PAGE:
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Recurrence of Norovirus Gastroenteritis in children less than 3 years of age

Posted:  Monday, August 01, 2016

Gastroenteritis due to Norovirus is common in children less than 3 years of age

Gastroenteritis in children is commonly caused by norovirus. Common signs and symptoms of norovirus gastroenteritis are diarrhoea and vomiting. Information on norovirus infection and re-infection is lacking. A study published in the journal Plos One investigated the occurrence of norovirus gastroenteritis; re-infection by norovirus genogroups GI and GII; and genetic susceptibility to norovirus in children less than 3 years of age.

The birth cohort study enrolled 373 children who were followed-up for 3 years, to study the recurrence of diarrhoea episodes. For the study, faecal samples from 1856 diarrhoeal episodes and 147 vomiting-only episodes were collected and screened for the presence of norovirus.

Among the 373 children, 149 children had 207 episodes of diarrhoea associated with norovirus infection. Norovirus GI and GII were detected in 49 and 150 diarrhoeal episodes, respectively. Mixed infection by both norovirus GI and GII was detected in 8 diarrhoeal episodes. In 147 stool samples collected from 155 vomiting-only episodes, norovirus GI was detected in 7 samples and GII was detected in 23 samples. Mixed infections were not detected in these samples.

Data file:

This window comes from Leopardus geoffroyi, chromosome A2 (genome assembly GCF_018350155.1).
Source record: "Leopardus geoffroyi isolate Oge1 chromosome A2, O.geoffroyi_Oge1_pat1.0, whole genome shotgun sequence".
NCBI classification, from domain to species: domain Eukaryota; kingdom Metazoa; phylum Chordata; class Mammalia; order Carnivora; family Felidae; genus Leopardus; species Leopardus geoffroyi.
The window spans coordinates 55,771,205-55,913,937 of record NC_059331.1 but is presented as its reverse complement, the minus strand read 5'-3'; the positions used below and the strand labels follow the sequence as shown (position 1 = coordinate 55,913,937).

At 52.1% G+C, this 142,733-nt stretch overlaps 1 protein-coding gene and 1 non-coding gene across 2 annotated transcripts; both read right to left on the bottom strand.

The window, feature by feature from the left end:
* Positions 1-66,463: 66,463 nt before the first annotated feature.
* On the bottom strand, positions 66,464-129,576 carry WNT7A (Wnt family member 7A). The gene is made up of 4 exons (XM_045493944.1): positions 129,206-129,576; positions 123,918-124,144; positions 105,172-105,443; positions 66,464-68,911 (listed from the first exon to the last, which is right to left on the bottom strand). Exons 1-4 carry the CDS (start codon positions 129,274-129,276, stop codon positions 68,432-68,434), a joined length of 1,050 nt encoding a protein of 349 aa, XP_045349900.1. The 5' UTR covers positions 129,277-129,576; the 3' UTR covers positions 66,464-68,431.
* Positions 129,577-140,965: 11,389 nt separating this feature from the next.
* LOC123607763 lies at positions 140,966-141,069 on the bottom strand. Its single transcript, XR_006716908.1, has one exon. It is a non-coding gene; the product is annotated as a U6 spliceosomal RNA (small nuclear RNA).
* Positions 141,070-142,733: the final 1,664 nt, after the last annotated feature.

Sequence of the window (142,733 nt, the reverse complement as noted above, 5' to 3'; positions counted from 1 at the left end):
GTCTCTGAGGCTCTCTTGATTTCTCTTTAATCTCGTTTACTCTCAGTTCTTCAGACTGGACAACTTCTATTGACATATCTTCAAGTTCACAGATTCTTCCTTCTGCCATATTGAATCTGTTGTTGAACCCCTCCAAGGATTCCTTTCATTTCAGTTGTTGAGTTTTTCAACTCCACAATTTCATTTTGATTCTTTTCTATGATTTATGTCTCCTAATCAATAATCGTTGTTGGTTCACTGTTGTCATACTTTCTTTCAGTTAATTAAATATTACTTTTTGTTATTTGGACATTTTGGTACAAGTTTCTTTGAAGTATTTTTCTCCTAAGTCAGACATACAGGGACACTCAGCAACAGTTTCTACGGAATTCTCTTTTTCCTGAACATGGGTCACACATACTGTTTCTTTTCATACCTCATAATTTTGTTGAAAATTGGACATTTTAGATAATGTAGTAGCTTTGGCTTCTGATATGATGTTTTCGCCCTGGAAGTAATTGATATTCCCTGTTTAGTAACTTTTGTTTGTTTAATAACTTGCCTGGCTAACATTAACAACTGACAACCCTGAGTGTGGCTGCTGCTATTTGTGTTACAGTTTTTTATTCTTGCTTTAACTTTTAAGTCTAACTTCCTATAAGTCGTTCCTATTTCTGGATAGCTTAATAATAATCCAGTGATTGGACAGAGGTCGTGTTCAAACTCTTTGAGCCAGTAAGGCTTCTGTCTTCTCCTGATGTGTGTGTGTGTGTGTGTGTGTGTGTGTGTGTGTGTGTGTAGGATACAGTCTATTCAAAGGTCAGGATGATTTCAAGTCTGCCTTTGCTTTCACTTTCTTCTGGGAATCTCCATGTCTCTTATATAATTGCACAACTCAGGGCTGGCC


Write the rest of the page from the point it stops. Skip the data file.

The first episode of diarrhoea caused by norovirus GI and GII occurred at an average age of 5 and 8 months, respectively. A higher rate of re-infection was observed in children with norovirus GII than norovirus GI. The occurrence of norovirus diarrhoea was higher in 1st year of life compared to 2nd or 3rd year of life. The duration of breastfeeding or household hygiene did not have any effect on the rate or severity of diarrhoea in children. A higher proportion of stunted and wasted children had multiple norovirus infections. Norovirus GI or GII infection was not associated with the ABO blood group. Outbreaks of norovirus diarrhoea in children occurred throughout the year, with a slight increase in incidence during the summer season.

This was the first report documenting norovirus disease, re-infection, and genetic susceptibility in an Asian population. The findings of the study indicate that norovirus gastroenteritis is common in children from southern India. Re-infection was also commonly reported in children infected with norovirus. Further research is required to assess the rate of infection and to the assess protective effect of prior infections on subsequent diarrhoea episodes.

News source - Menon VK, George S, Sarkar R, Giri S, Samuel P, Vivek R, Saravanabavan A, Liakath FB, Ramani S, Iturriza-Gomara M, Gray JJ. Norovirus Gastroenteritis in a Birth Cohort in Southern India. PloS one. 2016 Jun 10; 11(6):e0157007.